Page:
words: andy cochrane
photos: andy cochrane

When we left our home in northwestern Wyoming the thermometer read seven below zero. Wearing four layers and still a bit chilled, I was excited about warm water and sunshine. When we landed in Tahiti fourteen hours later, it was 78 degrees and was rising. Right away I knew my body was in for a shock.

Even though our trip to French Polynesia was just ten days long, we decided to visit four different islands, which looking back was maybe a bit too ambitious. Hoping to experience unique parts of the local culture on each island, we filled days with swimming, tours, running, and exploring small towns. Consisting of 118 islands across five major archipelagos, French Polynesia is spread across thousands of square miles of ocean in the South Pacific. While most of these islands and atolls are similar in climate, plants, and animals, there are some distinct differences in traditions like the dancing, food, tattoos, and language. We wanted to learn a bit about each for ourselves, exploring each island by foot and snorkel.

Stop 1: Raiatea

We started our trip in Raiatea, one of the country’s larger islands and considered the center of the Polyanesian triangle, which runs from New Zealand to Easter Island to Hawaii. Raiatea, as the story goes, is the birthplace of Polynesian culture. It’s where paddlers started from when exploring the rest of the Polynesian islands and is home to the most historic marae, or religious site. We were lucky to spend a day learning about the local history with Tahiarii, visiting cultural sites, a local farm, and eating a traditional meal with him and a few friends–a mix of fresh fish, coconut milk, and veggies. This opened our eyes to the rising Tahitian renaissance, a return to traditional dance, song, language, and food.

Like many of the islands, Raiatea is surrounded by a reef, which is home to a turquoise blue lagoon with dozens of species of fish, coral, and aquatic life. We stayed at Le Tahaa, an upscale resort with overwater bungalows. The trails nearby were short, primarily because the resort is on the reef, not the main island. Still, we found a nice half-mile dirt loop to run repeats on each morning, before the day got too hot. On the main island there are many hiking trails, often short and overgrown, heading to swimming holes, waterfalls, or maraes, old religious sites. It’s best to check with a local about the trail quality and permissions to run these, because some have become private. Our favorite was an 11-mile climb up Mt. Temehani to the center of the island, with amazing panoramic views. Just make sure you bring enough water because the humidity will make you sweat!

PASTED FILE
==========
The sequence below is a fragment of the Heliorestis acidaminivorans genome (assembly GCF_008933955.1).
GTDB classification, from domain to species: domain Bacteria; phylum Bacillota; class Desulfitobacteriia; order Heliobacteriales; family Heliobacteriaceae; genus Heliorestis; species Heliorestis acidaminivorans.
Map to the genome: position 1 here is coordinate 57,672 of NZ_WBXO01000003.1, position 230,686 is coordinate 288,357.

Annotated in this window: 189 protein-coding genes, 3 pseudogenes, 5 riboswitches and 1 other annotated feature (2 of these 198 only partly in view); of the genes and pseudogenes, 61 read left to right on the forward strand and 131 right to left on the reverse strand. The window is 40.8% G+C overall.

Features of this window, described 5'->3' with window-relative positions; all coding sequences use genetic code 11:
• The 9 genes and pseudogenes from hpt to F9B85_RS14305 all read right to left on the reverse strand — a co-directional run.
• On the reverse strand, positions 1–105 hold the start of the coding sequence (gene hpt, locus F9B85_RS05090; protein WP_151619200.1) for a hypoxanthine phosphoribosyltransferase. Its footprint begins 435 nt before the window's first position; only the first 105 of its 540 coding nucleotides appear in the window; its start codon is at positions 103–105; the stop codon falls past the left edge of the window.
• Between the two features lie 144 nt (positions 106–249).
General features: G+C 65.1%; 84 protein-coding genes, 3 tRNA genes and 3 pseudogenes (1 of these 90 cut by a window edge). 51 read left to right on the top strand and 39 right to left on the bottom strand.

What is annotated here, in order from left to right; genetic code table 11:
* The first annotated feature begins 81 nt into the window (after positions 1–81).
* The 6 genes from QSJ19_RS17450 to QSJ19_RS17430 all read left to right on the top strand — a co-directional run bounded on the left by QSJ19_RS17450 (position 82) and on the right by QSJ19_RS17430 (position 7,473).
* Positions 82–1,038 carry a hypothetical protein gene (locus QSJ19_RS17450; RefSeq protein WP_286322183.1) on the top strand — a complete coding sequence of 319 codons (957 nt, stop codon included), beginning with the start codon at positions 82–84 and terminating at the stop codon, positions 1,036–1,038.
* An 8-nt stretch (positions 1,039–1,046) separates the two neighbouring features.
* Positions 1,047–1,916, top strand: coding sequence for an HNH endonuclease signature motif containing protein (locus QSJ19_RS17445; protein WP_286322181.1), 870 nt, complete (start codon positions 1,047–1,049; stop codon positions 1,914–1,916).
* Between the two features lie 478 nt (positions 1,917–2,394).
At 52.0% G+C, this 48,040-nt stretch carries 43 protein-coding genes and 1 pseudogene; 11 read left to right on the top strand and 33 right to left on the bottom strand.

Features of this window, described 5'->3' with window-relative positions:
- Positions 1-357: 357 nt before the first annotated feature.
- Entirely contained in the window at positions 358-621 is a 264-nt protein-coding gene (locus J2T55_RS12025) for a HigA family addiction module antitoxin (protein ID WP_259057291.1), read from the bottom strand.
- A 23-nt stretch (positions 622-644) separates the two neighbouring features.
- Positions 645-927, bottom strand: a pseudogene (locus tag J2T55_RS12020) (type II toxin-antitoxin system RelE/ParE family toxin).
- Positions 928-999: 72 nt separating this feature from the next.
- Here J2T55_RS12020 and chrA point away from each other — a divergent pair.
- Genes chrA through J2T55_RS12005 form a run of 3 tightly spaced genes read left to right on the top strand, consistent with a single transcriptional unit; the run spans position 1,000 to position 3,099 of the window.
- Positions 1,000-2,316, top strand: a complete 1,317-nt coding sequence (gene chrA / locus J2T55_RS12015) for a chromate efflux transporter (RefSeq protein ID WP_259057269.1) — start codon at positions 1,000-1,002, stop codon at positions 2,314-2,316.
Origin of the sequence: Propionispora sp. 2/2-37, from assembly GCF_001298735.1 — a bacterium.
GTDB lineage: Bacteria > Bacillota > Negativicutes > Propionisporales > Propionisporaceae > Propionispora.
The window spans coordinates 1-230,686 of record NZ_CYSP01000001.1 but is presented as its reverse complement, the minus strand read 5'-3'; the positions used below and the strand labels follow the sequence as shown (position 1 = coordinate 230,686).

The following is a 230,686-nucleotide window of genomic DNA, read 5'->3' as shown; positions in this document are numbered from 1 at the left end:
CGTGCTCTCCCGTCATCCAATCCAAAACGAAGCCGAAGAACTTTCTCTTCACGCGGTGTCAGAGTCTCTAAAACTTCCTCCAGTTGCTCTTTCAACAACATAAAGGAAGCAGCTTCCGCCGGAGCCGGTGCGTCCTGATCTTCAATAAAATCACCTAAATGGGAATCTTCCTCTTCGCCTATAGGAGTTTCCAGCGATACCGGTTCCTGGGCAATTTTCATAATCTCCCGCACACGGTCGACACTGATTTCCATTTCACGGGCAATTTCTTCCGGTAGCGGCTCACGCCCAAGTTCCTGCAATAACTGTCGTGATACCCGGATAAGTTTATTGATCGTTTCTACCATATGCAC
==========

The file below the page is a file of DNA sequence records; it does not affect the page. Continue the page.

Stop 2: Moorea

Just ten miles from Tahiti, the main island of French Polynesia, Moorea is a large yet less populated gem. The people are laid back and welcoming, with lots of roadside fruit stands and active runners and hikers. We started with a half day scuba diving the reef, learning about coral and holding an octopus. After over consuming mangoes for lunch, we spent the better part of the next two days inland, exploring pineapple farms and running trails. We quickly learned that trails here vary considerably and finding the more used and developed ones would be key to our running fun.

One of our favorite short runs was up Magic Mountain, a short but steep road on the north side of the island, with incredible views at the top. Another gem was a loop through Three Coconut Pass on the south side of the island, winding through a variety of forests. But the overall best network of quality running trails was based out of Belvedere, just north of Mt. Tohivea, on the north central part of the island. There we enjoyed long runs through the jungle, with occasional stops in waterfalls for a quick dip. This area would also be great on a mountain bike, with lots of great techy singletrack to challenge riders of all skill levels.